It warrants sharing loudly and openly that you should never use factory passwords anywhere.

Also, if you limit access to backups, you’ll shut down the most common entry method for ransomware. Many organizations are moving towards a just-in-time (JIT) security practice where access is granted on an as-needed basis or for a predetermined period of time, which is something to consider for crucial and business critical data.

4. Network Segmentation

Attackers love a single continuous, flat network. That means that they can spread throughout your entire infrastructure with ease.

An effective way to stop attackers and significantly reduce their attack surface is with network segmentation and micro-segmentation. With this model, networks are divided into multiple zones of smaller networks and access is managed and limited, especially to your most crucial data.

It’s also a common best practice to keep the most vital infrastructure functions off the web. Additionally, as part of your company’s zero-trust model, consider segmenting third-party vendors, as there have been many notable attacks to supply chains resulting from vendor mismanagement. The Sunburst hack and Colonial Pipeline attack are two great examples. 

5. Endpoint Visibility

Most organizations have a severe lack of visibility into remote endpoints. It has now become a common practice for bad actors to get past front-line security and hang out — staying dormant long enough to locate weaknesses and find the opportune time to attack. It is vital that you implement tools that provide complete visibility across your entire environment, detect anomalies, and hunt for and alert you to malicious activity on your network, giving ransomware no place to hide. This will help you to mitigate both threats and vulnerabilities before the bad actors have the opportunity to take action.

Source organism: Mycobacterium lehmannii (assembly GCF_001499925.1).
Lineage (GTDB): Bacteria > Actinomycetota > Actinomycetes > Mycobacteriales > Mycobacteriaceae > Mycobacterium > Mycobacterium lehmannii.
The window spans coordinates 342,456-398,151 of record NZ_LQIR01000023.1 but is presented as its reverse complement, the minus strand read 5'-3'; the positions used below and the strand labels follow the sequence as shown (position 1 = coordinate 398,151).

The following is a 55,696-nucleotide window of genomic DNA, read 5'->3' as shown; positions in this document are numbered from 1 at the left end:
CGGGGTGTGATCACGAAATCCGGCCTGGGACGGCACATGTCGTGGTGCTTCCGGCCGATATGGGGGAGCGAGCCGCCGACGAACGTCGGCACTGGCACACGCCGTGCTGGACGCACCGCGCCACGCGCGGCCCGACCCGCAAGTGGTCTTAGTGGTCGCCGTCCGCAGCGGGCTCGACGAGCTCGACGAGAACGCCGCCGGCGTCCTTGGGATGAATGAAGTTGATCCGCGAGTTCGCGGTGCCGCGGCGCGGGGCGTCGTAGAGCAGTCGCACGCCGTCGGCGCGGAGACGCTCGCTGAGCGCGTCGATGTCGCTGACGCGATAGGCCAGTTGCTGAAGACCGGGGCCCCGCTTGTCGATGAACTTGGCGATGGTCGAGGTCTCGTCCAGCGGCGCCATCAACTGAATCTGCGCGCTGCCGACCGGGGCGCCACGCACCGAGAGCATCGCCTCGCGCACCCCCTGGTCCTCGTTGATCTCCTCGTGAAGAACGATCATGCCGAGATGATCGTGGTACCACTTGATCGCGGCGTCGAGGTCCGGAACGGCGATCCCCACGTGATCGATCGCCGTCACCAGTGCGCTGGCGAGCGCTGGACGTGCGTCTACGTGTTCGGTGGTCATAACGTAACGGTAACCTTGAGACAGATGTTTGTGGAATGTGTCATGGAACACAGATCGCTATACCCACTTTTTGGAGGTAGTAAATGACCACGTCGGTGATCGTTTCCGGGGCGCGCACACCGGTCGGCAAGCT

6. Immutable and Indelible Storage

As mentioned earlier, one of the best ways to safeguard your data against ransomware is to implement immutable and indelible storage, which ensures that data cannot be changed, encrypted or deleted for a determined length of time. However, the term “immutable storage” has become somewhat of a buzzword across backup vendors these days. Look for immutability that is not just logical but also includes physical immutability, and it’s important to include built-in security layers.

The industry is moving towards two types of immutability. At Veritas, we call them Enterprise Mode and Compliance Mode. Enterprise Mode is known as a “four eyes” approach—meaning you need two sets of eyes to validate any change. For example, the first pair of eyes is the backup admin’s and the second pair of eyes is the security admin’s. Without both providing approval, no alteration is possible. Compliance Mode refers to un-alterable immutability, which is data that is not changeable under any circumstances. Both modes include a Compliance Clock that is completely independent from the OS, so that if the OS clock is spoofed, it does not affect the release of the data.